“I think the opposition is based on the risk,” Smith said. “But there’s more at hand, there’s a relationship that needs to be built with the federal government right now and this is going to be really tricky to manoeuvre around, making sure that the whole relationship doesn’t get caught up in this issue.”

“We’re really concerned… about the ripple effect of this project and what it’s going to do to our already non-existent relationship with the federal government,” Smith said, later clarifying that the relationship is not really “non-existent” but is definitely “not as genuine” as the First Nations relationship with the B.C. government. [Video link here.]

How could anyone possibly have a “genuine” relationship with the HarperCon government, especially when said government hides Environment Canada documents about the impact of the tarsands on local communities, economies and environments until it suits them?

The latest document singles out the oilsands sector as the main obstacle in Canada’s efforts to reduce heat-trapping greenhouse gases that warm the atmosphere and cause climate change.

“The oilsands are Canada’s fastest growing source of GHGs,” said the document.

It estimated that the industry’s annual greenhouse gas emissions would rise by nearly 900 per cent from 1990 to 2020. By the end of that period, the oilsands — with an estimated annual footprint of 90 million tonnes of carbon dioxide equivalent gases in 2020 — would exceed the carbon footprint of all cars and SUVs on Canadian roads from 2008, according to the Environment Canada document.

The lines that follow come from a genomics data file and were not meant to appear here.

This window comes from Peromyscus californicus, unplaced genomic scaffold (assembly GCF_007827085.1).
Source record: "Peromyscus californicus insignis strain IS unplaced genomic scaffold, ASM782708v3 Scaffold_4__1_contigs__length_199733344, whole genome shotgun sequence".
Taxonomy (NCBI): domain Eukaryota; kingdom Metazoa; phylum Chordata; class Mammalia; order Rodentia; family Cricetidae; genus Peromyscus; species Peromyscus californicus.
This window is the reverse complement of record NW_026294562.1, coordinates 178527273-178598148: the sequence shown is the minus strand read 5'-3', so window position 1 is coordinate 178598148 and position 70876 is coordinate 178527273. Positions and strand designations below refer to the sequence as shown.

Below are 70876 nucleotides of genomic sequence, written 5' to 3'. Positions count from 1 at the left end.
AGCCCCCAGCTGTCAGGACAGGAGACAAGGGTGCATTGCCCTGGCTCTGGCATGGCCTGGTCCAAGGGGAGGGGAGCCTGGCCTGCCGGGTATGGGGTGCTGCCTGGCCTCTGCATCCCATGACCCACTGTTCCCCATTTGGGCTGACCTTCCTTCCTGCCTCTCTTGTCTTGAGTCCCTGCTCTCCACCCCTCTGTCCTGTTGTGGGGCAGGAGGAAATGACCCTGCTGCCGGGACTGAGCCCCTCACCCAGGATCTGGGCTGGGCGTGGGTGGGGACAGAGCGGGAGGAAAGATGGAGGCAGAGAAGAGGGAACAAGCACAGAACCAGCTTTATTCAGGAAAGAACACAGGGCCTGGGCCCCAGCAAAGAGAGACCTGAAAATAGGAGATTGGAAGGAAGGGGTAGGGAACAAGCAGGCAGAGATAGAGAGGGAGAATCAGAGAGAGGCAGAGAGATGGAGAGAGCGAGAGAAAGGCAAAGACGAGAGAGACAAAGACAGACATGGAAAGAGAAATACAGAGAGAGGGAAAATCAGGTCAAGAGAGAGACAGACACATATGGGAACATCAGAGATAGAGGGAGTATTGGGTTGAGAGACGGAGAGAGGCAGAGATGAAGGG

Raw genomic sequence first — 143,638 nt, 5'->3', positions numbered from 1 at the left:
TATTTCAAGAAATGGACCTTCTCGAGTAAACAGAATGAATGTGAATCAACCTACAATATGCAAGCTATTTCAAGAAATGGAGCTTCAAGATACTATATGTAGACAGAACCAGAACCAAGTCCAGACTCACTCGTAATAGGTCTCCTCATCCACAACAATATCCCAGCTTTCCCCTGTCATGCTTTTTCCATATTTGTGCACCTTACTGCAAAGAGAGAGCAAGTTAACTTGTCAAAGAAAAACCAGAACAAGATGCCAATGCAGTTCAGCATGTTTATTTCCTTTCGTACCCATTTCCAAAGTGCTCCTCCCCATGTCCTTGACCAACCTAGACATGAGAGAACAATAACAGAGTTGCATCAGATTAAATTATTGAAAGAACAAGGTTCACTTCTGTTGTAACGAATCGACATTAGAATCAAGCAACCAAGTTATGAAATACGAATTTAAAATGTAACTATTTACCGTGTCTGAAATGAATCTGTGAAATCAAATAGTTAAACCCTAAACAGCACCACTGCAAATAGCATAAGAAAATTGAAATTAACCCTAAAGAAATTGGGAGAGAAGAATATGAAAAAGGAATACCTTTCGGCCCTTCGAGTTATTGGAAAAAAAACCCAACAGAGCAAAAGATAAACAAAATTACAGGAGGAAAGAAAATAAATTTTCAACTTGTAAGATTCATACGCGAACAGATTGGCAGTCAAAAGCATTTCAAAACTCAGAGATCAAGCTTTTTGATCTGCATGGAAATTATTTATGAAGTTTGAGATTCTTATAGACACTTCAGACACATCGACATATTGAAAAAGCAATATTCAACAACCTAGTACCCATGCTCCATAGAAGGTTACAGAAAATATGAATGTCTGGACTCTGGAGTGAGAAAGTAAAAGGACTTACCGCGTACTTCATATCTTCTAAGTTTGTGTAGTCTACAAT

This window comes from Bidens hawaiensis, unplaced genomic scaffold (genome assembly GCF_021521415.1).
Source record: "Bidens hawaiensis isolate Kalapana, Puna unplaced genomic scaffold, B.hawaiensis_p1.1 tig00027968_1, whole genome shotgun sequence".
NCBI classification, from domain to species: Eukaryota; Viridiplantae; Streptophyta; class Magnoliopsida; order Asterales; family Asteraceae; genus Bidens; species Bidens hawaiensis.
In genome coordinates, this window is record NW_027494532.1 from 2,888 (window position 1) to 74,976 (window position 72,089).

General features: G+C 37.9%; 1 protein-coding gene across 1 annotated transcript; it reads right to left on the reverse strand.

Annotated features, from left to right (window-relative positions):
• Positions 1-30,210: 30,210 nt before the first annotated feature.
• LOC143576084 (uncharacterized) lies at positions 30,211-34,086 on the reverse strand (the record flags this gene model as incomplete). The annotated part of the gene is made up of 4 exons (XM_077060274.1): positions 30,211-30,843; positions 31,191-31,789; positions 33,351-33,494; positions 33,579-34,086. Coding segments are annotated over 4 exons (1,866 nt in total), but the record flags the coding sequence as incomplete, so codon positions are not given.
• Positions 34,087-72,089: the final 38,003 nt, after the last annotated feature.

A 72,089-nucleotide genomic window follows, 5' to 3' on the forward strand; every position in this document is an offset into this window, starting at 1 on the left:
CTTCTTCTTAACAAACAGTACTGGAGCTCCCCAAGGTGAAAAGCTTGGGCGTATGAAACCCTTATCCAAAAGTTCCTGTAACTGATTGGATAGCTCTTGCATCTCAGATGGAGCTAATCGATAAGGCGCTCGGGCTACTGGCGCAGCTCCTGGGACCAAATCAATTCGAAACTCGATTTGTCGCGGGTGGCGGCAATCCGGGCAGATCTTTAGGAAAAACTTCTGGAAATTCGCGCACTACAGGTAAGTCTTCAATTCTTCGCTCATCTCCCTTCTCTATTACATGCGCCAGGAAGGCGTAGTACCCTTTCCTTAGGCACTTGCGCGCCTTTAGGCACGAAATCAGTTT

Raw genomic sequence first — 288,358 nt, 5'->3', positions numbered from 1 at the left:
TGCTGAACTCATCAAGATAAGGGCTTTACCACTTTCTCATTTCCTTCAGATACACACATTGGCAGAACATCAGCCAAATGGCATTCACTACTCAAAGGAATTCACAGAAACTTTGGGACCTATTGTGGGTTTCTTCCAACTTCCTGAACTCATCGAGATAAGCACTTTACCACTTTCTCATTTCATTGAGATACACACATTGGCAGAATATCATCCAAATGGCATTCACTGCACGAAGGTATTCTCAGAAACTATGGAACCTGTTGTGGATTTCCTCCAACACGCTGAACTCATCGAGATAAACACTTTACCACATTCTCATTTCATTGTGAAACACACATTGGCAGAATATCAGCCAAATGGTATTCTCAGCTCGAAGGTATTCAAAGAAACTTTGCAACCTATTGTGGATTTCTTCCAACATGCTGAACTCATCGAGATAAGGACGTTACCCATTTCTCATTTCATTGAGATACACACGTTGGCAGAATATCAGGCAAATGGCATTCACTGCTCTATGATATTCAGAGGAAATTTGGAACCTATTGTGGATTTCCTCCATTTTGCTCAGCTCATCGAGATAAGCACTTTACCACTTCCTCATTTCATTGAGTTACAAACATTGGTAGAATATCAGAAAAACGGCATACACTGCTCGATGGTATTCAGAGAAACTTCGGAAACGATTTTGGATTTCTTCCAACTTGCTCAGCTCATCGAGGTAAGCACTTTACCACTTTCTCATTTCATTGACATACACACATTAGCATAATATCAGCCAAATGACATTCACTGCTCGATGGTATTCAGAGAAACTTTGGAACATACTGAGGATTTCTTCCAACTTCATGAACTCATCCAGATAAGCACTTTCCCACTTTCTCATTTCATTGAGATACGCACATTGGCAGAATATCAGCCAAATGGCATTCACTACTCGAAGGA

There is no doubt in the regina mom‘s mind that this is why 60 scientists at Environment Canada were fired by the HarperCon government last month.  Harperites don’t need pesky facts getting in the way of their agenda!

Sixty scientists with Environment Canada received notice that their jobs are “surplus” as of Jan. 11, confirming Minister Peter Kent’s announcement last August that 776 department positions would meet the chopping block due to the Conservative government’s belt-tightening.
Though the department is under “strict orders” not to reveal what work the surplus scientists are doing, the Professional Institute of the Public Service of Canada (PIPSC) – the union representing them – said the 60 employees include “senior engineers, environmental compliance officers, biologists, climatologists and others” responsible for reporting on pollution, monitoring water quality and climate research.